Reviewed by MARGIE THOMSON
George Dibbern, vagabond, adventurer. Never a member of any herd, he was the original “citizen of the world”, who sailed the seven seas with his own flag, his own passport, and an extraordinary, free-thinking philosophy that made him friends and admirers (and surprisingly few detractors) in every port.
Born in Germany in 1889, Dibbern first went to sea at 18 as a cabin boy aboard a merchant sailing ship, but soon realised that, with engines about to supersede sail, it would no longer be a desirable career. Sail was always the thing for Dibbern.
He jumped ship in Australia and eventually made his way to New Zealand, which he loved, but where he was interned on Somes Island during World War I. Sent back, against his will, to Germany in 1919, he stayed 10 years, marrying, fathering three daughters, struggling hopelessly against Germany’s crippling economic problems and huge unemployment.
Finally, in 1930, he took off in a 9.75m ketch for freedom and a life unbound by convention.
For the next 30 years he sailed the world, apart from another period of internment on Somes Island during World War II, despite his visible and vocal rejection of Nazism.
Had he returned to Germany, he would, his wife believed, have been sent to a concentration camp for his anti-nationalistic views. His refusal to fly a Swastika flag on his German-registered boat was what led him to develop his own flag in the first place.
In 1934 he won the trans-Tasman race and the Melbourne to Hobart race; in 1950 he won an astonishing £10,000 in a Tasmanian lottery and bought two islands. He hated the idea of holding down a job and lived frugally, making ends meet by writing, lecturing and the generosity of others.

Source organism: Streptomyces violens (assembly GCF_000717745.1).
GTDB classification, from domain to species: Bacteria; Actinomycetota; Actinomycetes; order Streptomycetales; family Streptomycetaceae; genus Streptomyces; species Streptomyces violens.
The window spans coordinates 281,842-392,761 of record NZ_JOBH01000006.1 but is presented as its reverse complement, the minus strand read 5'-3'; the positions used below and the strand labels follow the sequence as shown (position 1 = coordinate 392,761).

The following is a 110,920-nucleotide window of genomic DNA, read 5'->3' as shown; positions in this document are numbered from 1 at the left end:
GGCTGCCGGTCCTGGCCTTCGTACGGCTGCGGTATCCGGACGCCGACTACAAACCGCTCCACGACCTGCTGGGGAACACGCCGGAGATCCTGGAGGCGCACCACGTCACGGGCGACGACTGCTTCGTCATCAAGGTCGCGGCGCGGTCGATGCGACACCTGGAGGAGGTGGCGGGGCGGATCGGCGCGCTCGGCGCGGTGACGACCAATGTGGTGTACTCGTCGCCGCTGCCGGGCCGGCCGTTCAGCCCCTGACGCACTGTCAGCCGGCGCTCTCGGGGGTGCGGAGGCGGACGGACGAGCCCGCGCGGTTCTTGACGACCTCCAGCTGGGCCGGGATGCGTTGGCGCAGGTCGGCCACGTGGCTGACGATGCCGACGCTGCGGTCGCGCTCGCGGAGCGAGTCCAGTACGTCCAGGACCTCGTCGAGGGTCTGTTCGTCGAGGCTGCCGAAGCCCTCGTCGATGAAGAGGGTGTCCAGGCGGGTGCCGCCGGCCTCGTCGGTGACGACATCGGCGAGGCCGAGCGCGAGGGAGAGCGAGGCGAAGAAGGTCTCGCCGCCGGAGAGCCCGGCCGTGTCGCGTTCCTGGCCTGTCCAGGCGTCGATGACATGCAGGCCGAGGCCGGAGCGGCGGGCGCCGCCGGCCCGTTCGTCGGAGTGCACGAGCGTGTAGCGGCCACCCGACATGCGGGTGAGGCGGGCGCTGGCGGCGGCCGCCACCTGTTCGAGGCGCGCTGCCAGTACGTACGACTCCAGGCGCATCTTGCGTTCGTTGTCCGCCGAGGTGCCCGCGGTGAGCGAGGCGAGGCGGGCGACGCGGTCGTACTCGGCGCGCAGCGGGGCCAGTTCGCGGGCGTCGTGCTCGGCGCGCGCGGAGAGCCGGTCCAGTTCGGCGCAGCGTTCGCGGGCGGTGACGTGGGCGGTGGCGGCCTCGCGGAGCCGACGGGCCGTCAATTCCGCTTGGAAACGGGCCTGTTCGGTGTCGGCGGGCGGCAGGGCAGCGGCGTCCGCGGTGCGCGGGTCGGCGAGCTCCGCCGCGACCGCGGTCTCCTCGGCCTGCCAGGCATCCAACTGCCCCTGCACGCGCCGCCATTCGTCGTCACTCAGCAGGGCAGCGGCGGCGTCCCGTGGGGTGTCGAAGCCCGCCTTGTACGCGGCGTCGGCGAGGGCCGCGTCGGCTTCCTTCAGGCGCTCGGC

“[We] are the happy, carefree adventurers who just made up their minds to do what 90 per cent of white-collar workers want to do,” he said.
Dibbern believed that life was to be lived in accordance with one’s own conscience, not rules and conventions established by society. “If I am faced with a decision the only factor to consider is ‘Do I like it or not?’” His 1941 book Quest, about the first four years of his voyage, won him the strong friendship of American author Henry Miller, who instinctively understood the wanderer and championed him from then on.
It’s a great story, and Grundmann tells it well and with passion, although she does get rather bogged down in the years of wrangling-by-letter between Dibbern and the wife and family he left in Germany.
Certainly, this issue hangs like a black cloud over Dibbern’s story: his family had to fend for themselves through depression and war, but the astonishing thing is that his wife, Elisabeth, an artist and unconventional thinker, always defended him — until he had another baby with his longtime sailing companion Eileen, at which point all the years of subterranean hurt surfaced bitterly.Dibbern’s life and philosophy remains deeply challenging today, despite all the changes that have swept the world since his death in 1962. Self-serving it undoubtedly was, yet we can’t deny the magnetic, wayward charm of the man, even at a distance of nearly half a century.
The world loves a vagabond, and armchair vagabond-adventurers, especially those with a penchant for the sea, will feel their lives spiced up with this extraordinary story.
David Ling, $49.99